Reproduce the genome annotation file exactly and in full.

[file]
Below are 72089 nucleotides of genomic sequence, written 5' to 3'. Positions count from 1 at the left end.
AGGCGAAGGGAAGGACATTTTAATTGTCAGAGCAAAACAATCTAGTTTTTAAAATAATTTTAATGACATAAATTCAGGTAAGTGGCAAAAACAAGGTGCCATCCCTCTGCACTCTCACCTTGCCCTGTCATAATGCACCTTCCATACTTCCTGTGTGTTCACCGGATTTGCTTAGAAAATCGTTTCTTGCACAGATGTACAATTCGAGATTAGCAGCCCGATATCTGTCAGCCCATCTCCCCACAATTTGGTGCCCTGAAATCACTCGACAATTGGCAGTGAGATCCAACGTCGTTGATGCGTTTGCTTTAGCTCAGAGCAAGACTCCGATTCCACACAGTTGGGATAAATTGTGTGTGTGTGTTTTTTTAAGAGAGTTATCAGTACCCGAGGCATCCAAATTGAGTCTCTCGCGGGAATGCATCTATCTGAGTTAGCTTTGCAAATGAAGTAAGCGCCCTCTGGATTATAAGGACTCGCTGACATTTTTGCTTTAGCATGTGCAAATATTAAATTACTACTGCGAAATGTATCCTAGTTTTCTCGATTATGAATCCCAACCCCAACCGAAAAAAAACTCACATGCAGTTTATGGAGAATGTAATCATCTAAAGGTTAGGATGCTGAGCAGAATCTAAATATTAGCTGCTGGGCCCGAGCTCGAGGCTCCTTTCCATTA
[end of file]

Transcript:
Below are 72089 nucleotides of genomic sequence, written 5' to 3'. Positions count from 1 at the left end.
AGGCGAAGGGAAGGACATTTTAATTGTCAGAGCAAAACAATCTAGTTTTTAAAATAATTTTAATGACATAAATTCAGGTAAGTGGCAAAAACAAGGTGCCATCCCTCTGCACTCTCACCTTGCCCTGTCATAATGCACCTTCCATACTTCCTGTGTGTTCACCGGATTTGCTTAGAAAATCGTTTCTTGCACAGATGTACAATTCGAGATTAGCAGCCCGATATCTGTCAGCCCATCTCCCCACAATTTGGTGCCCTGAAATCACTCGACAATTGGCAGTGAGATCCAACGTCGTTGATGCGTTTGCTTTAGCTCAGAGCAAGACTCCGATTCCACACAGTTGGGATAAATTGTGTGTGTGTGTTTTTTTAAGAGAGTTATCAGTACCCGAGGCATCCAAATTGAGTCTCTCGCGGGAATGCATCTATCTGAGTTAGCTTTGCAAATGAAGTAAGCGCCCTCTGGATTATAAGGACTCGCTGACATTTTTGCTTTAGCATGTGCAAATATTAAATTACTACTGCGAAATGTATCCTAGTTTTCTCGATTATGAATCCCAACCCCAACCGAAAAAAAACTCACATGCAGTTTATGGAGAATGTAATCATCTAAAGGTTAGGATGCTGAGCAGAATCTAAATATTAGCTGCTGGGCCCGAGCTCGAGGCTCCTTTCCATTA